Michael: In my opinion, nowadays it is more difficult, to get a lasting impression on stage: We have Mariln Manson, Rammstein or Slipknot with their huge live shows. So what's the right recipe?
Liam: Being honest is the only good recipe. There are some bands, some performers who are more focused on those things, and if it works for them, who am I to judge … there are many ways to skin this cat. I like to think we leave a lasting impression, and there's no smoke and mirrors, no stunt doubles, no masks … but it is a performance, so?
Offizielles Video zu "One Of Us Is The Killer":
Michael: Have you ever played at Wacken Open Air?
Liam: No, but I would like to if it was something we could work out.
Michael: What 's the reason for that? What do you think?
Liam: Maybe because we aren't "Metal" enough?
Michael: Your musical style is often described as mathcore or chaoscore. Do you think it is important to put music in genres that way?
Liam: Important, not at all … but describing things is in our nature.
Michael: How would you call your musical style?
Liam: I don't think I've ever officially called it anything, so I don't want to start now. It's a lot of things. We sound like the Dillinger Escape Plan.
Michael: Your actual and fifth studio album is called "One of us is the killer". What can you tell us about the new album?
Liam: I think it's our most fully realized, best sounding and the most focused record we've ever done. This is the first time the band has recorded a record with the same studio line up twice, which is remarkable.
Michael: What's the difference to its forerunner "Option Paralysis?
Liam: That record was transitional in a lot of ways - having a 3rd new drummer. It was written more through active jamming, where as "One of us is the killer" was composed in pieces, each of us almost making a exquisite corpse out of it.
Michael: I see that "One of us is the killer" came also out on vinyl! Whats your personal opinion on vinyl, should it get more attention, or is it more like a relict, that no one needs anymore?
Liam: I think it sounds amazing, and I love the larger format artwork. I'm not a vinyl freak, but I'm glad it hasn't left. I think CD's should disappear.
Michael: Do you think, the collaboration with Mike Patton on "Irony is a dead scene" gave the group a publicity boost?
Liam: Of course, it would be impossible to dispute that.
Michael: The critics about your live shows are very polarizing. I've read reviews using words like "shocking and exhausting" but also, that you guys are the best live band in the world. What do you think about that?
Liam: I know we're not for everybody. But I think to the people who love us, we're a very empowering force in their lives. Dillinger shows are really cathartic, highly interactive, and unpredictable in an otherwise soft-padded world of conveyor belt driven saccharine crusted music snacks. I'm glad some people like it, but at the end of the day I do it for myself, and I think that's how it should be. Critics can hate, but from my experience, it's really hard to truly hate anything you never loved.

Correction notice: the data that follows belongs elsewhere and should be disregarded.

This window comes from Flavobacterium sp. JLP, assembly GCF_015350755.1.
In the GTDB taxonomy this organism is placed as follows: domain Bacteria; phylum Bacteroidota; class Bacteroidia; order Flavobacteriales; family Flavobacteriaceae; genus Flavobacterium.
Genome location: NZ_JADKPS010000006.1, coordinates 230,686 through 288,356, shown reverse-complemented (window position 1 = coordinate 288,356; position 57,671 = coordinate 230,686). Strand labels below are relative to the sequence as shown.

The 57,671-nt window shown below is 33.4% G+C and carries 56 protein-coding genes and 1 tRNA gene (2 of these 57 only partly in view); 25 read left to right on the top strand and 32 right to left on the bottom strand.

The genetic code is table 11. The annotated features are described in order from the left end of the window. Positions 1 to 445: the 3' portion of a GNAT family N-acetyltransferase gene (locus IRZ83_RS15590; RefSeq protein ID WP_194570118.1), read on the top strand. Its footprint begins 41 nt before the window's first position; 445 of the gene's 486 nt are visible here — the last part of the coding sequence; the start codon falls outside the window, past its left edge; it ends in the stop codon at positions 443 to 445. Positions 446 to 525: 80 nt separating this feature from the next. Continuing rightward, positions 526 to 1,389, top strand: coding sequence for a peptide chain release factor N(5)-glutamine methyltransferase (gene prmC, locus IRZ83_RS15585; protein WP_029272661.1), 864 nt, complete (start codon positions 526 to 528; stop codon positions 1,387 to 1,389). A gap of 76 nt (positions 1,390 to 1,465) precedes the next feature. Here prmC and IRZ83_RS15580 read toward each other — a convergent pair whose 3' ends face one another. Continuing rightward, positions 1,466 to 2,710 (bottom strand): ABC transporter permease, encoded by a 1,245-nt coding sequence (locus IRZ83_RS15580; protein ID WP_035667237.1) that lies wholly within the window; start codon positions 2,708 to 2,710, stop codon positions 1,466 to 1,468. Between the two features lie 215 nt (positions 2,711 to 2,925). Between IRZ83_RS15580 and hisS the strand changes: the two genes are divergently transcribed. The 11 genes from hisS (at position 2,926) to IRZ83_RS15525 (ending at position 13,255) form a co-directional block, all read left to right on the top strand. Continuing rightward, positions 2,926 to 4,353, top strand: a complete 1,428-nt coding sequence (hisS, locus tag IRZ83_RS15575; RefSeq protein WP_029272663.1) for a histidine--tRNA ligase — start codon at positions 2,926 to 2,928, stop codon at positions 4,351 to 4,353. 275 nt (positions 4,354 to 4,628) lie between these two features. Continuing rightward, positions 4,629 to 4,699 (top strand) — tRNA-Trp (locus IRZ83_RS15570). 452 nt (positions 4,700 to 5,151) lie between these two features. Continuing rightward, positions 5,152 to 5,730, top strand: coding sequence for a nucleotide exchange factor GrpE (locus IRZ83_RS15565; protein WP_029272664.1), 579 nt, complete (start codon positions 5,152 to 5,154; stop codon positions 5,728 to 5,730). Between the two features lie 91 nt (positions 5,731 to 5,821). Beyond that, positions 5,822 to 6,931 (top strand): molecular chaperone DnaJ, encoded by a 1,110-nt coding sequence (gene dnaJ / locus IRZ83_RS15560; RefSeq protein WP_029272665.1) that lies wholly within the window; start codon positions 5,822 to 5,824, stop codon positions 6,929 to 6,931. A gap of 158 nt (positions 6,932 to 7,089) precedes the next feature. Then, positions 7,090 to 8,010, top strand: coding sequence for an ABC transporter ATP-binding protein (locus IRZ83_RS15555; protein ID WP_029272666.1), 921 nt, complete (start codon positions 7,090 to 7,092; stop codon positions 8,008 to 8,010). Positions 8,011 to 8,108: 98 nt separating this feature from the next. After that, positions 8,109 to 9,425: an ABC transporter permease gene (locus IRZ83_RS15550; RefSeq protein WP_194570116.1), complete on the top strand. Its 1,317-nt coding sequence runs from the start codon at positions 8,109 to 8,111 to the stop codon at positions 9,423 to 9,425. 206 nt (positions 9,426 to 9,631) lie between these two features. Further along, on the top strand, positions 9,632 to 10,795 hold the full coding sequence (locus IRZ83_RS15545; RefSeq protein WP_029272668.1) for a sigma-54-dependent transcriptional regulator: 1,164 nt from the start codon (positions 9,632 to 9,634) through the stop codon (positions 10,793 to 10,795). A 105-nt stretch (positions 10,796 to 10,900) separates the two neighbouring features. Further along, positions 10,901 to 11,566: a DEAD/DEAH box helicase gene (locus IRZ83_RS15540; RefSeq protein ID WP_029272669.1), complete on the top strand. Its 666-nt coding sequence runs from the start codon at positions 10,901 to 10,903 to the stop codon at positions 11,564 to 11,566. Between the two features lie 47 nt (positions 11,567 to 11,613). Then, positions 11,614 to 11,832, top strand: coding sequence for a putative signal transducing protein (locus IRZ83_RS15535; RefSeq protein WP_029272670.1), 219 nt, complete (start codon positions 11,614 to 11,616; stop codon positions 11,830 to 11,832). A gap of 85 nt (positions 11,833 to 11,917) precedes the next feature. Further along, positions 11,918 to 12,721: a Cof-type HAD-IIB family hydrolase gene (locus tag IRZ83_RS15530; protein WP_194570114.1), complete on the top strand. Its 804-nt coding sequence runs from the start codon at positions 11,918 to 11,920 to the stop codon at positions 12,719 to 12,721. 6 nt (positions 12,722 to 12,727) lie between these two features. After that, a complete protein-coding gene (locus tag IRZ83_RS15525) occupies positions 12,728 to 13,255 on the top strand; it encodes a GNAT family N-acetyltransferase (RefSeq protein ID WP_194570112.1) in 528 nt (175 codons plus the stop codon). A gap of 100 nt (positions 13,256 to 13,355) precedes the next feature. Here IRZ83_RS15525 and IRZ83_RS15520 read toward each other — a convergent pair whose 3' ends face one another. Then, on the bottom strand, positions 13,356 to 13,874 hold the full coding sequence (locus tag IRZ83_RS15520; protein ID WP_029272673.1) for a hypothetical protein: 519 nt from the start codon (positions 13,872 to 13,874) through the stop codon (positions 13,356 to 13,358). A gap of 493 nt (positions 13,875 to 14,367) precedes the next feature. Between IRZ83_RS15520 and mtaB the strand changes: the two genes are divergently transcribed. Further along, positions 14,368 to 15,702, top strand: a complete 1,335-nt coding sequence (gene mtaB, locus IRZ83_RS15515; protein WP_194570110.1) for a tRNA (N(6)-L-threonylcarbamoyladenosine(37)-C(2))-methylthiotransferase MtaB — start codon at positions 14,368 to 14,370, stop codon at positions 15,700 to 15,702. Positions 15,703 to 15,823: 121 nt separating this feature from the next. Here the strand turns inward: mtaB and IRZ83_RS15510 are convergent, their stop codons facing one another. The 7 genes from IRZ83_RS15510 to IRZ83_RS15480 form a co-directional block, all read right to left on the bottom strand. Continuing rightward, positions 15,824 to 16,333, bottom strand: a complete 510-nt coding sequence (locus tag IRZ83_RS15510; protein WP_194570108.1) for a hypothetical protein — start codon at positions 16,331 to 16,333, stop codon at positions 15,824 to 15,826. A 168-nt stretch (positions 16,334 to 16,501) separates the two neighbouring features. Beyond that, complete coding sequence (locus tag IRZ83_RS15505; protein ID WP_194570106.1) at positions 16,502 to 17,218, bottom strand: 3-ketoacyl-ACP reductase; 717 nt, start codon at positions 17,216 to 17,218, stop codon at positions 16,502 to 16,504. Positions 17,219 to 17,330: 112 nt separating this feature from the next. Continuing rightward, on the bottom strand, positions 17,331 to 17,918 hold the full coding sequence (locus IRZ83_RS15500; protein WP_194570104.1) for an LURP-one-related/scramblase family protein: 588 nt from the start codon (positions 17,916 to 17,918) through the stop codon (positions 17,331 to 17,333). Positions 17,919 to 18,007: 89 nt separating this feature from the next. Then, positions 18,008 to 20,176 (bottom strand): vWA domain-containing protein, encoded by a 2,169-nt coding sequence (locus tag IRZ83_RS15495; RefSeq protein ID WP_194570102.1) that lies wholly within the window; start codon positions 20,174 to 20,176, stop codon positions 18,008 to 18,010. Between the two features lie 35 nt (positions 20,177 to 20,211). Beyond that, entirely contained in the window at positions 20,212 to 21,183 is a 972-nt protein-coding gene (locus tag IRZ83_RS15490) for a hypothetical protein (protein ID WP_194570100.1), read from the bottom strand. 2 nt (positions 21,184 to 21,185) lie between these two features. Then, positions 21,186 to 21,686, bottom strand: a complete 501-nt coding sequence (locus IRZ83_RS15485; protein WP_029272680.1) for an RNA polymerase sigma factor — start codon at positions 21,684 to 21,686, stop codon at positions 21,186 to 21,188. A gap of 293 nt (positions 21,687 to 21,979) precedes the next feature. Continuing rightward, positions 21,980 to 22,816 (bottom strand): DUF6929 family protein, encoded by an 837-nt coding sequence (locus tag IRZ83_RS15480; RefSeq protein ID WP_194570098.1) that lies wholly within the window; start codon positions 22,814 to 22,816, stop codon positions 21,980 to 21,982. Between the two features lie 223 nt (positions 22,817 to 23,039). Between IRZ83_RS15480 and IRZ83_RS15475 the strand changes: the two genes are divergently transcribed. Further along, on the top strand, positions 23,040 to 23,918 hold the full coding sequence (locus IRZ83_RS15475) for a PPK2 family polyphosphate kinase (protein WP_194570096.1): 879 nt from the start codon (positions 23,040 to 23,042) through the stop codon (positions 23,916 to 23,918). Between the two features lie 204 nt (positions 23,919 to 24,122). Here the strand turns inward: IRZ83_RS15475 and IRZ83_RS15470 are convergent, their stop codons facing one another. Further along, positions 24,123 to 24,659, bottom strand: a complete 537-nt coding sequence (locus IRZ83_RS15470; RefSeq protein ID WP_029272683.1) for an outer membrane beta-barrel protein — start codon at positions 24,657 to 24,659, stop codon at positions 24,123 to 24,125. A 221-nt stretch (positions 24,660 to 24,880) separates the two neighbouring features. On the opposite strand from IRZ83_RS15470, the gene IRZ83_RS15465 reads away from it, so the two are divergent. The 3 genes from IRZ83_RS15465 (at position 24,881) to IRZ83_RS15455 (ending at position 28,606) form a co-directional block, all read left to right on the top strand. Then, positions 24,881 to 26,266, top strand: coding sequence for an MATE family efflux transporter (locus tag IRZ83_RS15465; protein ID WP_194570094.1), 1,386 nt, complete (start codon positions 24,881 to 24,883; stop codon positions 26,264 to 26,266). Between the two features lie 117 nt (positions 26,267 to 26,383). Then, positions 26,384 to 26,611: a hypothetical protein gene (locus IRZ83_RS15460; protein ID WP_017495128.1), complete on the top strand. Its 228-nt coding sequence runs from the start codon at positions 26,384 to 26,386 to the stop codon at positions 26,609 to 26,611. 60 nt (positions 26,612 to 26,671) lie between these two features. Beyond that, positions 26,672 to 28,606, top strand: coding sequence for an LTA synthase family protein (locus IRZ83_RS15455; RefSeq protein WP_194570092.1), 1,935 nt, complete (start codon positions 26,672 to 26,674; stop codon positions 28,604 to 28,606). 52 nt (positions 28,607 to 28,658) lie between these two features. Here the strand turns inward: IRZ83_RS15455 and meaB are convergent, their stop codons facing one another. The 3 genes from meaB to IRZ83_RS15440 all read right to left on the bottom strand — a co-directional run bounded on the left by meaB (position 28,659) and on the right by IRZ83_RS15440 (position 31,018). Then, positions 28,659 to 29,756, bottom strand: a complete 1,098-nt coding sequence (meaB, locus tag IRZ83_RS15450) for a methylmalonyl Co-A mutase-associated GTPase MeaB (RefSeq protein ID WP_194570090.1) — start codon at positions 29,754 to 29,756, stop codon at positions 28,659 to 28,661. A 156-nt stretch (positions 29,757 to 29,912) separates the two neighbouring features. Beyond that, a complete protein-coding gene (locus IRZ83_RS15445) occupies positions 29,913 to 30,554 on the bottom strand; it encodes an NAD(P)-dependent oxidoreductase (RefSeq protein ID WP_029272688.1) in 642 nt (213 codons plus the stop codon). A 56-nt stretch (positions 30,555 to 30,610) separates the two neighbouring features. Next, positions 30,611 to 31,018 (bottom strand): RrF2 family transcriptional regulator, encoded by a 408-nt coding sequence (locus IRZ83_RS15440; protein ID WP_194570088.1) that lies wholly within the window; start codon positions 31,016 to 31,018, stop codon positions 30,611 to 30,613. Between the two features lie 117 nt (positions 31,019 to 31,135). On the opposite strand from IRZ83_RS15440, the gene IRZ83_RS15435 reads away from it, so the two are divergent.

Michael: Do you think any of your songs is more relevant today, than in the time you wrote it?
Liam: I'm sometimes surprised what songs have had the staying power, what gets the most crowd reactions, and how different certain songs feel after recording them, and playing them live a few hundred times, with different drummers…The songs change a little all the time, they're a living thing.
Michael: What is the most difficult part of the songwriting process?
Liam: Every part of the songwriting process. I guess measuring twice and cutting once, making sure your part is formal and functional in equal parts, catchy and clever. Writing in service of the song and not your ego.
Michael: Is there a point where you might lose objectivity when looking at your own work?
Liam: Yes, but I don't really know where that line is. I try to be my own worst critic.
Michael: Have there been any changes in the production part since the first albums?
Liam: So many changes: different studios, better studios, more experience, better gear, more maturity, more time – and sometimes less time – more tricks, better performances. Too many variables to consider.
Michael: Could you explain how your musical style has developed over the years?
Liam: I don't want to try and explain it as if I was aware of what was happening while it was happening … this wasn't planned, so much as dreamt up and manifested slowly and carefully.
Michael: What do you think about all the Internet Piracy? Do you think it can be useful?
Liam: I'm sure it can be useful, and has been useful in some ways. I think you get more honest music, but you also get a lot more bullshit to sift through that's clogging up the creative pipeline - I see it as dangerous and unsustainable.
Michael: This year the metal genre lost a real hero, Jeff Hanneman of Slayer. Do you think it's okay, that they go on with the touring like nothing happens?
Liam: I'm not going to pass judgment. Let fans vote with their dollars if they do or don't like it.
Michael: If you could change one thing in music industry, what would it be?
Liam: That is more about industry than music.
Michael: Are you already working on new material?
Liam: There has been no new musical ideas shared between us that I'm aware of.
Michael: What are your plans for the future?
Liam: I guess keep doing more of what I already do, better and more graciously than I do it now … I've got a lot of other interests, ideas, projects brewing that may or may not ever see the light of day, but I enjoy working on them nonetheless.
Michael: That's it, thanks again for your time! Now it's up to you to leave some final greetings for the fans.